It seems odd to me that if I had a physical disability, i.e. was in a wheel chair, it would not be an expectation for me to get up the stairs without an adjustment. I would be offered a ramp or a lift.  However with an invisible disability, in this case SpLD, offering a reasonable adjustment such as a tutor is not seen as “fair”.  I suppose it goes back to the medical view of disability- you are the problem and tough luck if society is not set-up to deal with it.  This is in contrast with the social model of disability whereby society is not setup to deal with the disability hence this needs to be adapted to support the individual.  I know which definition I prefer.

Leveling the Playing Field

To pick up the issue with blind peer reviewing. I work for an organisation that has the two ticks mark. Hence I can declare my disability and as long as I meet the essential criteria will be offered a job interview.  I have not come across a system like this for writing for journals. I am not suggesting  that an SpLD should give me an advantage, but it may encourage reviewers to look at the bigger picture of the work, the ideas being discussed rather than sentence structure or spelling.  It may just level the playing field.  I only get tutoring support while I am on a course of study, an article is completed with no support. Academia is tough…..not having a reasonable adjustment in place makes it much tougher for individuals with a SpLD.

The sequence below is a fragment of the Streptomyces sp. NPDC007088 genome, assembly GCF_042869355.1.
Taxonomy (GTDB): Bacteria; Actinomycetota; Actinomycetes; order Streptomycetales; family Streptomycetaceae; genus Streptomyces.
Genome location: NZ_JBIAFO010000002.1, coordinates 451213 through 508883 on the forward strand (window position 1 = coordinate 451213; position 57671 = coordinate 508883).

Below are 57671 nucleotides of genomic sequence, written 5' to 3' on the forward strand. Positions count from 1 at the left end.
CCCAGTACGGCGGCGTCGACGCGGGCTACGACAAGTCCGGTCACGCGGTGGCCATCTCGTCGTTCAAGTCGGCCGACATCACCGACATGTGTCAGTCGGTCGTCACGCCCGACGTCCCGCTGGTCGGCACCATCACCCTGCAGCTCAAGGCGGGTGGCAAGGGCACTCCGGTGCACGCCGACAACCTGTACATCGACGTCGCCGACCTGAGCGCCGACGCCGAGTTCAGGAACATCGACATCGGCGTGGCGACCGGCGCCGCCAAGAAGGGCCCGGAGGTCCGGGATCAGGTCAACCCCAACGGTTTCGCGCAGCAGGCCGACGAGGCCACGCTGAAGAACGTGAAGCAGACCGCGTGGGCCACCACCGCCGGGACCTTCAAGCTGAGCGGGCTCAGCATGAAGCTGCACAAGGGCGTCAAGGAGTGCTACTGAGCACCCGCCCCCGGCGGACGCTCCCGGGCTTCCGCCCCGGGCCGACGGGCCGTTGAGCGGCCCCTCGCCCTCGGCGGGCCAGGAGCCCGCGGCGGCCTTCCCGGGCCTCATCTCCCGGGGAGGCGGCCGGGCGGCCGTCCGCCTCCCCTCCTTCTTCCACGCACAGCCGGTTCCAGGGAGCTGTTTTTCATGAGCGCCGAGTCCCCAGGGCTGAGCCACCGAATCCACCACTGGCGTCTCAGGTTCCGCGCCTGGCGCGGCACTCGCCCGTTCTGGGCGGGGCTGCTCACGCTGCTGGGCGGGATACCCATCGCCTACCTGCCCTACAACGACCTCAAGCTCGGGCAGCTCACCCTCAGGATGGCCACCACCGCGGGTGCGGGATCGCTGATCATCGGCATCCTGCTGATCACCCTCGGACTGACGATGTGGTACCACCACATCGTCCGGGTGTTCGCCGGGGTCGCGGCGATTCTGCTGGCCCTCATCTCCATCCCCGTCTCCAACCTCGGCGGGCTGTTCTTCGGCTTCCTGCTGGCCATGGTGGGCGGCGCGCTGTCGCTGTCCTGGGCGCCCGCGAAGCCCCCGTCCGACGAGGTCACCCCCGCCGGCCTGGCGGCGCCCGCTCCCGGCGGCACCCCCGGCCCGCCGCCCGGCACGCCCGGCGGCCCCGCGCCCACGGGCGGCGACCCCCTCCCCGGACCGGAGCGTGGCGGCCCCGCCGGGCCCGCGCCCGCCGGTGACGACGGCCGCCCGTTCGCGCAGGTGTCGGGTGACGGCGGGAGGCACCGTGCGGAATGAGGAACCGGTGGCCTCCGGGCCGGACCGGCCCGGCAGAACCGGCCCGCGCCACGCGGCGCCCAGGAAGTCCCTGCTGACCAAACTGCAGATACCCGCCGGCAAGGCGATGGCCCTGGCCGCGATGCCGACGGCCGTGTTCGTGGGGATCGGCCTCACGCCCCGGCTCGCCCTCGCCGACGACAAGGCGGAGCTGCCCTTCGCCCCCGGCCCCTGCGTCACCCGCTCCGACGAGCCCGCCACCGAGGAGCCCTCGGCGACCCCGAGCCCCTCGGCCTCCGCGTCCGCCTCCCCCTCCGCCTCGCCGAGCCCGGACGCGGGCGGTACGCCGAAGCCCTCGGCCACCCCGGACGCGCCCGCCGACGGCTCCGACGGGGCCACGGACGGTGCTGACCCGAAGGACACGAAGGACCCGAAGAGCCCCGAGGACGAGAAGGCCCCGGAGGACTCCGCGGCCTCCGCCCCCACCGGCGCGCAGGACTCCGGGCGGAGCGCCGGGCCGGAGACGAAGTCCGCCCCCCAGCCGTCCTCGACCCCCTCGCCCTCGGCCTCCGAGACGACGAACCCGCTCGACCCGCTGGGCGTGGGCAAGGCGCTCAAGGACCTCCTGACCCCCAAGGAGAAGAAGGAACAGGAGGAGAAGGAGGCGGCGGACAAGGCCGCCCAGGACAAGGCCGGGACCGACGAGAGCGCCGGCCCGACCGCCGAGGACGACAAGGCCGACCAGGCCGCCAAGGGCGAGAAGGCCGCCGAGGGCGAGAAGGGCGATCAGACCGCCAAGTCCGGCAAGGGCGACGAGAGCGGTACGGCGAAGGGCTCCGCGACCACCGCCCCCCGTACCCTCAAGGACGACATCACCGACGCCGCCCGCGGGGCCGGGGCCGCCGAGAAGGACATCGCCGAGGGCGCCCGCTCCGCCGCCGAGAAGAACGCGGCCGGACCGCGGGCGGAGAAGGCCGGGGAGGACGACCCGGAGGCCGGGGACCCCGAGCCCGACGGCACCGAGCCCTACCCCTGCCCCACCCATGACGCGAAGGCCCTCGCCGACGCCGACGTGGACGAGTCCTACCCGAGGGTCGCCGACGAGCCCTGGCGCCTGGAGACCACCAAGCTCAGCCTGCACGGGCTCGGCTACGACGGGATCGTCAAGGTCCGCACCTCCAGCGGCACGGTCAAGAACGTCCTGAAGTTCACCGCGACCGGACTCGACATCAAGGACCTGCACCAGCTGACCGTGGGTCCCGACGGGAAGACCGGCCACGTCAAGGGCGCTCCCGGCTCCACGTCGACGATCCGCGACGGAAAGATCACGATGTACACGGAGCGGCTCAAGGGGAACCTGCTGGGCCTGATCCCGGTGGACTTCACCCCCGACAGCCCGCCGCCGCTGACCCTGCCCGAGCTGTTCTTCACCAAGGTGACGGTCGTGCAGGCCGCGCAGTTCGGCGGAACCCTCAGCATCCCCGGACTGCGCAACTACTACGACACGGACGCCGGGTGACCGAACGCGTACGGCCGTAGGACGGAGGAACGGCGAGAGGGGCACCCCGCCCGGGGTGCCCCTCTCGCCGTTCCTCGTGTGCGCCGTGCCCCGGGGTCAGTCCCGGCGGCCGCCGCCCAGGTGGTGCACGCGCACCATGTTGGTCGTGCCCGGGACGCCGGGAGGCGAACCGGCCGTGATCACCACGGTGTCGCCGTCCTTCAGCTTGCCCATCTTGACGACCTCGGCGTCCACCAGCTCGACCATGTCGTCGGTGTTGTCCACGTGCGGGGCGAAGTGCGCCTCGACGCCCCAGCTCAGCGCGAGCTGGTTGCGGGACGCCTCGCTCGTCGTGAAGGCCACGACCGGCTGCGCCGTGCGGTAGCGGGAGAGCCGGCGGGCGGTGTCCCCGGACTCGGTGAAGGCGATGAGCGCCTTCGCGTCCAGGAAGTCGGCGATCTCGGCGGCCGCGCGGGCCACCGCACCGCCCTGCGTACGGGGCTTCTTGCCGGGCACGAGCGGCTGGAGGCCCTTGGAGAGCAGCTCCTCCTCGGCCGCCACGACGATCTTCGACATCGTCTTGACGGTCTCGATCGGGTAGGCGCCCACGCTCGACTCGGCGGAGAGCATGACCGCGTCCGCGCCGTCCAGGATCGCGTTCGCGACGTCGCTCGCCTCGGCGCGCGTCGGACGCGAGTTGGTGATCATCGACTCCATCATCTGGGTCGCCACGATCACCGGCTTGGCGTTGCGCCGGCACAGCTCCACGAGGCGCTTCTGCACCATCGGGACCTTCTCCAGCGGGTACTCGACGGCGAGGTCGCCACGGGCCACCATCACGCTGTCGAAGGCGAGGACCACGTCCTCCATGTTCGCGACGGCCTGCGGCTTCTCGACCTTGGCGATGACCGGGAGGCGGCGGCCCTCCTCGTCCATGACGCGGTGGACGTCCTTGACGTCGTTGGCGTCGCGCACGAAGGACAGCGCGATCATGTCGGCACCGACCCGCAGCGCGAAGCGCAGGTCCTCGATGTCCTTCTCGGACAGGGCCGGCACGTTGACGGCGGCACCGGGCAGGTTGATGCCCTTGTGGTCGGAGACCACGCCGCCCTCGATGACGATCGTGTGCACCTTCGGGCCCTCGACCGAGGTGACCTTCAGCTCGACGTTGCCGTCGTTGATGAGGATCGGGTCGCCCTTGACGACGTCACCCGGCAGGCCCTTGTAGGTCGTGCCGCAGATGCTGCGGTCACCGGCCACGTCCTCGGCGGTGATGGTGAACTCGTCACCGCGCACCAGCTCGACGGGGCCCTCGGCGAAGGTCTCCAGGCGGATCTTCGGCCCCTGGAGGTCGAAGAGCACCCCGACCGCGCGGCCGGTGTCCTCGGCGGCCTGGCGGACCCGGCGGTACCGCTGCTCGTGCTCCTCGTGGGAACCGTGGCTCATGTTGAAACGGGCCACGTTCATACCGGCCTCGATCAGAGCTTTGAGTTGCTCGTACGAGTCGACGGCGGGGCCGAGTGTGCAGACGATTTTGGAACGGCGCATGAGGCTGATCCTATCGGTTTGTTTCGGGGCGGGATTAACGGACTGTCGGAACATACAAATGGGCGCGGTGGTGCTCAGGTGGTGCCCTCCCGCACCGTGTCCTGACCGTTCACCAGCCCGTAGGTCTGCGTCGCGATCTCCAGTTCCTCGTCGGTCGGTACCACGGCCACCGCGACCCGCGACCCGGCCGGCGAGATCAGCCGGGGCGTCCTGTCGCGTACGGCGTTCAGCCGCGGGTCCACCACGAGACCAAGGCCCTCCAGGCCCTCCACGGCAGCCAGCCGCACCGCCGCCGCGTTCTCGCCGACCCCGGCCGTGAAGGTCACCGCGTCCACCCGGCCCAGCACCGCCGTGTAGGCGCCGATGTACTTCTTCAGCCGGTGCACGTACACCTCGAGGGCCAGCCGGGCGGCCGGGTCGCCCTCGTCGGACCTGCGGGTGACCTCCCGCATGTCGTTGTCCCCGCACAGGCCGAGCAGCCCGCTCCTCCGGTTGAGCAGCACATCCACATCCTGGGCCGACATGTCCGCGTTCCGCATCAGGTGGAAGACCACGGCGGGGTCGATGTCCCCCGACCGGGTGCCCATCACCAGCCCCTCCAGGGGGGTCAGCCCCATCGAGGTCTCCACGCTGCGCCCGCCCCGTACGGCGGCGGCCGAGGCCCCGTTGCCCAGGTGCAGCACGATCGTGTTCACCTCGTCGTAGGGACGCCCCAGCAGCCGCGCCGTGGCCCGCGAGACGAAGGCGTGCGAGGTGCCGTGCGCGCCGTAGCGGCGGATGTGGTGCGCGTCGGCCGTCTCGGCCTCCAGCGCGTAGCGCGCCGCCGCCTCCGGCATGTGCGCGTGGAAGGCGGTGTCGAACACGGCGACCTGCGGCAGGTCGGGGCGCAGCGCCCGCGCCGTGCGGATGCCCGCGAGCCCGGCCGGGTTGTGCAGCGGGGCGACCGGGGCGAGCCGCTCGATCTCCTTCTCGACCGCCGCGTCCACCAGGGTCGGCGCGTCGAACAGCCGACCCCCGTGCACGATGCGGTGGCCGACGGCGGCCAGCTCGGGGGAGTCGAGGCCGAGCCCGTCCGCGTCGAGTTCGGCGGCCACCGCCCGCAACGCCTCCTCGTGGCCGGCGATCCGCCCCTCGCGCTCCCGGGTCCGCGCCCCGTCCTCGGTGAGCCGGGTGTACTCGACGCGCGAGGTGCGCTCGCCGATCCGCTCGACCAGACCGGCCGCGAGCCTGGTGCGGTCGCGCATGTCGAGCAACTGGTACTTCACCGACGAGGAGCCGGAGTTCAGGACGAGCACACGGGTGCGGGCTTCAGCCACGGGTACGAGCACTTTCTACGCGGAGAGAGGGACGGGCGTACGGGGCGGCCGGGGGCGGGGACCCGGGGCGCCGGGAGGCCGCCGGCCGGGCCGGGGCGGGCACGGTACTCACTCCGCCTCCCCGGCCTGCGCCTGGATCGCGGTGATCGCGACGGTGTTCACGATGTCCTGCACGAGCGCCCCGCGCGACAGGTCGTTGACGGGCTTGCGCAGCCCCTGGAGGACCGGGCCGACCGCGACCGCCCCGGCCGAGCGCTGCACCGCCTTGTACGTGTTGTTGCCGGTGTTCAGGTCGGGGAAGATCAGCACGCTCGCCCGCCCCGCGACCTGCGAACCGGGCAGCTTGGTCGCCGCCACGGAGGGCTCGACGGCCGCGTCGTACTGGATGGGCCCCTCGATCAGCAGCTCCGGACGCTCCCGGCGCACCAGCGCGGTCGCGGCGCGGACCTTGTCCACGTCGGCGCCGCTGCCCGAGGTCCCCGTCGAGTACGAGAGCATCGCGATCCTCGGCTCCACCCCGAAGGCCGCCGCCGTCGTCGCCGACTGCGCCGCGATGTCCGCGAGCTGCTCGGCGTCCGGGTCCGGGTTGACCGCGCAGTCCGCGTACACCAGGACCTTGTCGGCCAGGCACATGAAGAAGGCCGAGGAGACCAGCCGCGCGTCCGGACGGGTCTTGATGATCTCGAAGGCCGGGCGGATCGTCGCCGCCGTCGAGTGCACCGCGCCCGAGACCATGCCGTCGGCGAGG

More than Writing Essays

Finally for anyone who thinks having a tutor is an “advantage” then please take a look at this article by @diverselearners Kerry Pace and colleagues, “Dyslexia Tutors: We Do Not Write Essays For Them”

https://my.rcn.org.uk/__data/assets/pdf_file/0003/613317/1.2.1-Pace.pdf.  Like many roles there is much more than meets the eye for those who support people like me to realise their full potential.

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UWE RADSearching Community of Learning

A quick blog entry tonight.  For those who follow this blog but do not have access to the monthly Society and College of Radiographers Synergy News here is some news on a project my colleagues and I are working on here at UWE, Bristol:

A team of three radiography academics at the University of the West of England, Bristol have been successful in a faculty wide ‘Learning and Teaching Innovations’ project competition. The bid entitled “RADSearching: Creating a Radiography Research Community of Learning” seeks to engage learners at all academic levels to be involved in various aspects of local research activities.   The successful bid team consists of two radiography doctoral candidates- Simon King, Programme Leader for MSc. Nuclear Medicine and Janice St. John-Matthews, Associate Head of Department (AHP). Supporting them in this project is Dr. Julie Woodley, Senior Lecturer in Diagnostic Imaging and Faculty Chair of Ethics.